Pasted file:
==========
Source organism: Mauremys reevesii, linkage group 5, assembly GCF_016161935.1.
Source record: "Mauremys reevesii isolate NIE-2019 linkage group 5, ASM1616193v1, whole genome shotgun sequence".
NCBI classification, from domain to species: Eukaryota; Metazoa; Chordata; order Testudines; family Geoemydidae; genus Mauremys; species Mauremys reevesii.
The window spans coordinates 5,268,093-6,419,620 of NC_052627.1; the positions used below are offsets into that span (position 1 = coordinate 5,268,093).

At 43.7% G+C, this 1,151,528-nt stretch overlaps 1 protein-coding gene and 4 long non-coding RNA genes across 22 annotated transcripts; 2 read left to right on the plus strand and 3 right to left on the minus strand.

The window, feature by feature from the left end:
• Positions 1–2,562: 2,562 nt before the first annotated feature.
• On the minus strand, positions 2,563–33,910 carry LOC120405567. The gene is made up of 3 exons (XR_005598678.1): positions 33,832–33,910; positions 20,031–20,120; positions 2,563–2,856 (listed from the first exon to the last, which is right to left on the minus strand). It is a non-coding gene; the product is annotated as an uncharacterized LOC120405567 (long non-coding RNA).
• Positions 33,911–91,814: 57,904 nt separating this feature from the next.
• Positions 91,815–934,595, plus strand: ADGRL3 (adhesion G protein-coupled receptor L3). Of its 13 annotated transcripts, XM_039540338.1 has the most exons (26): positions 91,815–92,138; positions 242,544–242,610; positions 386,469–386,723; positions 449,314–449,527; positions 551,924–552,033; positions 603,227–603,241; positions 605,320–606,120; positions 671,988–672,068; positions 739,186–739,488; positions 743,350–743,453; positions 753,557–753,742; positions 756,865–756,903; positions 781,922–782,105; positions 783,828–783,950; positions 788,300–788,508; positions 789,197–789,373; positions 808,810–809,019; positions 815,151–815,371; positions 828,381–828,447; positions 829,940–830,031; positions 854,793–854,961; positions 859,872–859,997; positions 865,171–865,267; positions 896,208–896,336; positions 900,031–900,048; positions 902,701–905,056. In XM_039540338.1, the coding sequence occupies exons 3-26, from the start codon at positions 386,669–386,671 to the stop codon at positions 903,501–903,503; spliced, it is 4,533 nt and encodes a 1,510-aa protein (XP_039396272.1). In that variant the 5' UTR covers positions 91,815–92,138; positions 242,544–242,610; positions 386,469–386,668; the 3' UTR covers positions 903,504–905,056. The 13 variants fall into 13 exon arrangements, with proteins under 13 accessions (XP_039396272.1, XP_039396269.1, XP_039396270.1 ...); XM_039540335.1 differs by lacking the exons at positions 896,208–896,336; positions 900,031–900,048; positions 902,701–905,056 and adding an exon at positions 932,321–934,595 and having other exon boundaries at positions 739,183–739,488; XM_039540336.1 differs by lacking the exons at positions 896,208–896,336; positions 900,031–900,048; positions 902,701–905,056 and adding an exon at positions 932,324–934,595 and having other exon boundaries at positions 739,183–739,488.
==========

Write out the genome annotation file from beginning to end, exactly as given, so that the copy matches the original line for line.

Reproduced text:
Source organism: Mauremys reevesii, linkage group 5, assembly GCF_016161935.1.
Source record: "Mauremys reevesii isolate NIE-2019 linkage group 5, ASM1616193v1, whole genome shotgun sequence".
NCBI classification, from domain to species: Eukaryota; Metazoa; Chordata; order Testudines; family Geoemydidae; genus Mauremys; species Mauremys reevesii.
The window spans coordinates 5,268,093-6,419,620 of NC_052627.1; the positions used below are offsets into that span (position 1 = coordinate 5,268,093).

At 43.7% G+C, this 1,151,528-nt stretch overlaps 1 protein-coding gene and 4 long non-coding RNA genes across 22 annotated transcripts; 2 read left to right on the plus strand and 3 right to left on the minus strand.

The window, feature by feature from the left end:
• Positions 1–2,562: 2,562 nt before the first annotated feature.
• On the minus strand, positions 2,563–33,910 carry LOC120405567. The gene is made up of 3 exons (XR_005598678.1): positions 33,832–33,910; positions 20,031–20,120; positions 2,563–2,856 (listed from the first exon to the last, which is right to left on the minus strand). It is a non-coding gene; the product is annotated as an uncharacterized LOC120405567 (long non-coding RNA).
• Positions 33,911–91,814: 57,904 nt separating this feature from the next.
• Positions 91,815–934,595, plus strand: ADGRL3 (adhesion G protein-coupled receptor L3). Of its 13 annotated transcripts, XM_039540338.1 has the most exons (26): positions 91,815–92,138; positions 242,544–242,610; positions 386,469–386,723; positions 449,314–449,527; positions 551,924–552,033; positions 603,227–603,241; positions 605,320–606,120; positions 671,988–672,068; positions 739,186–739,488; positions 743,350–743,453; positions 753,557–753,742; positions 756,865–756,903; positions 781,922–782,105; positions 783,828–783,950; positions 788,300–788,508; positions 789,197–789,373; positions 808,810–809,019; positions 815,151–815,371; positions 828,381–828,447; positions 829,940–830,031; positions 854,793–854,961; positions 859,872–859,997; positions 865,171–865,267; positions 896,208–896,336; positions 900,031–900,048; positions 902,701–905,056. In XM_039540338.1, the coding sequence occupies exons 3-26, from the start codon at positions 386,669–386,671 to the stop codon at positions 903,501–903,503; spliced, it is 4,533 nt and encodes a 1,510-aa protein (XP_039396272.1). In that variant the 5' UTR covers positions 91,815–92,138; positions 242,544–242,610; positions 386,469–386,668; the 3' UTR covers positions 903,504–905,056. The 13 variants fall into 13 exon arrangements, with proteins under 13 accessions (XP_039396272.1, XP_039396269.1, XP_039396270.1 ...); XM_039540335.1 differs by lacking the exons at positions 896,208–896,336; positions 900,031–900,048; positions 902,701–905,056 and adding an exon at positions 932,321–934,595 and having other exon boundaries at positions 739,183–739,488; XM_039540336.1 differs by lacking the exons at positions 896,208–896,336; positions 900,031–900,048; positions 902,701–905,056 and adding an exon at positions 932,324–934,595 and having other exon boundaries at positions 739,183–739,488.